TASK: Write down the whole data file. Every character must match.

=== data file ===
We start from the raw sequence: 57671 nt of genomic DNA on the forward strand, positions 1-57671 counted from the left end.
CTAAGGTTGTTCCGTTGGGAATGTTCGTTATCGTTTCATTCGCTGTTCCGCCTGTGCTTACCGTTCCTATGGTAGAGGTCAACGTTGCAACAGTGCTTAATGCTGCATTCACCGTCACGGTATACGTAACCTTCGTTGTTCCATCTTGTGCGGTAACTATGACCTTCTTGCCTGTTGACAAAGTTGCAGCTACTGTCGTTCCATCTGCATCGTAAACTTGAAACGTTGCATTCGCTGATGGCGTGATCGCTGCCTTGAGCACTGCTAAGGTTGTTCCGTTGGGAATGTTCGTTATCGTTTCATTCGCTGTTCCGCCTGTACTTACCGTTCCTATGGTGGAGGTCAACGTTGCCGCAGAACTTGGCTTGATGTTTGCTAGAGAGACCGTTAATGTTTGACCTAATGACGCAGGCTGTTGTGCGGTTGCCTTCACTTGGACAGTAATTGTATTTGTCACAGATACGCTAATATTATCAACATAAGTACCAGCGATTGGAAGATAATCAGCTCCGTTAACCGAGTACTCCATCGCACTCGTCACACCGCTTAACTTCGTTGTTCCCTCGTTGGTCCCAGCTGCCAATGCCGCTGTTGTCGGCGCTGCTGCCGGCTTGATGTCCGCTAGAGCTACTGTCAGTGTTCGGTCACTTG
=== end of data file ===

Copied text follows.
We start from the raw sequence: 57671 nt of genomic DNA on the forward strand, positions 1-57671 counted from the left end.
CTAAGGTTGTTCCGTTGGGAATGTTCGTTATCGTTTCATTCGCTGTTCCGCCTGTGCTTACCGTTCCTATGGTAGAGGTCAACGTTGCAACAGTGCTTAATGCTGCATTCACCGTCACGGTATACGTAACCTTCGTTGTTCCATCTTGTGCGGTAACTATGACCTTCTTGCCTGTTGACAAAGTTGCAGCTACTGTCGTTCCATCTGCATCGTAAACTTGAAACGTTGCATTCGCTGATGGCGTGATCGCTGCCTTGAGCACTGCTAAGGTTGTTCCGTTGGGAATGTTCGTTATCGTTTCATTCGCTGTTCCGCCTGTACTTACCGTTCCTATGGTGGAGGTCAACGTTGCCGCAGAACTTGGCTTGATGTTTGCTAGAGAGACCGTTAATGTTTGACCTAATGACGCAGGCTGTTGTGCGGTTGCCTTCACTTGGACAGTAATTGTATTTGTCACAGATACGCTAATATTATCAACATAAGTACCAGCGATTGGAAGATAATCAGCTCCGTTAACCGAGTACTCCATCGCACTCGTCACACCGCTTAACTTCGTTGTTCCCTCGTTGGTCCCAGCTGCCAATGCCGCTGTTGTCGGCGCTGCTGCCGGCTTGATGTCCGCTAGAGCTACTGTCAGTGTTCGGTCACTTG